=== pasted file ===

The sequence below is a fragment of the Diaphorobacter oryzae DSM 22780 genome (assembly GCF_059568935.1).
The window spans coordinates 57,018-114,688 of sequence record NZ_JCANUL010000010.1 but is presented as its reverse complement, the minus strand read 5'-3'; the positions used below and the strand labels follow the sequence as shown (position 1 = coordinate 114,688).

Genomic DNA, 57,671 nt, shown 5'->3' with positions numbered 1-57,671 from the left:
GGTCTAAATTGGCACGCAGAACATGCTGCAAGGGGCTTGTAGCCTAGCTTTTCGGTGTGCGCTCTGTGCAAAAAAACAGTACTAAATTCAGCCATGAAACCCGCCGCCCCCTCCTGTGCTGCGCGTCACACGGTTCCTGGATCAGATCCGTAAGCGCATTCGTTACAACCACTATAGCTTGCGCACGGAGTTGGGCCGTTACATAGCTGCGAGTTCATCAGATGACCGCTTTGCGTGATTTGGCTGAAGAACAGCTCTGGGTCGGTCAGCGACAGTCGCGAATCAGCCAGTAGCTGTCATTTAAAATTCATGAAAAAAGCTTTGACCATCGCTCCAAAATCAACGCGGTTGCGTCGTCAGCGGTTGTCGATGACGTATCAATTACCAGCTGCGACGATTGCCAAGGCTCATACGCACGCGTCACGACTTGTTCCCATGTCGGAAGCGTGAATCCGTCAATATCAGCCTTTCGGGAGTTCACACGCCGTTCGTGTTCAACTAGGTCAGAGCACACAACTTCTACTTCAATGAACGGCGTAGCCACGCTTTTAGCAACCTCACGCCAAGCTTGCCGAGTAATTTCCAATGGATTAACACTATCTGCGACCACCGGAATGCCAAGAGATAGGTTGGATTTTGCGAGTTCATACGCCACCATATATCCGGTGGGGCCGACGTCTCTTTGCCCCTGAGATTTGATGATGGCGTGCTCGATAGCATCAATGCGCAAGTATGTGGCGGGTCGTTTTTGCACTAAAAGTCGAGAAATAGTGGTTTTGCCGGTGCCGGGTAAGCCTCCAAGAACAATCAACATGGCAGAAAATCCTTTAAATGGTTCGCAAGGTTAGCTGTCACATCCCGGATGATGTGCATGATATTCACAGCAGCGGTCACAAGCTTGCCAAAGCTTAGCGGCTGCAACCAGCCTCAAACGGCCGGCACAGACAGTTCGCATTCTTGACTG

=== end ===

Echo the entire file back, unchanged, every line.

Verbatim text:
The sequence below is a fragment of the Diaphorobacter oryzae DSM 22780 genome (assembly GCF_059568935.1).
The window spans coordinates 57,018-114,688 of sequence record NZ_JCANUL010000010.1 but is presented as its reverse complement, the minus strand read 5'-3'; the positions used below and the strand labels follow the sequence as shown (position 1 = coordinate 114,688).

Genomic DNA, 57,671 nt, shown 5'->3' with positions numbered 1-57,671 from the left:
GGTCTAAATTGGCACGCAGAACATGCTGCAAGGGGCTTGTAGCCTAGCTTTTCGGTGTGCGCTCTGTGCAAAAAAACAGTACTAAATTCAGCCATGAAACCCGCCGCCCCCTCCTGTGCTGCGCGTCACACGGTTCCTGGATCAGATCCGTAAGCGCATTCGTTACAACCACTATAGCTTGCGCACGGAGTTGGGCCGTTACATAGCTGCGAGTTCATCAGATGACCGCTTTGCGTGATTTGGCTGAAGAACAGCTCTGGGTCGGTCAGCGACAGTCGCGAATCAGCCAGTAGCTGTCATTTAAAATTCATGAAAAAAGCTTTGACCATCGCTCCAAAATCAACGCGGTTGCGTCGTCAGCGGTTGTCGATGACGTATCAATTACCAGCTGCGACGATTGCCAAGGCTCATACGCACGCGTCACGACTTGTTCCCATGTCGGAAGCGTGAATCCGTCAATATCAGCCTTTCGGGAGTTCACACGCCGTTCGTGTTCAACTAGGTCAGAGCACACAACTTCTACTTCAATGAACGGCGTAGCCACGCTTTTAGCAACCTCACGCCAAGCTTGCCGAGTAATTTCCAATGGATTAACACTATCTGCGACCACCGGAATGCCAAGAGATAGGTTGGATTTTGCGAGTTCATACGCCACCATATATCCGGTGGGGCCGACGTCTCTTTGCCCCTGAGATTTGATGATGGCGTGCTCGATAGCATCAATGCGCAAGTATGTGGCGGGTCGTTTTTGCACTAAAAGTCGAGAAATAGTGGTTTTGCCGGTGCCGGGTAAGCCTCCAAGAACAATCAACATGGCAGAAAATCCTTTAAATGGTTCGCAAGGTTAGCTGTCACATCCCGGATGATGTGCATGATATTCACAGCAGCGGTCACAAGCTTGCCAAAGCTTAGCGGCTGCAACCAGCCTCAAACGGCCGGCACAGACAGTTCGCATTCTTGACTG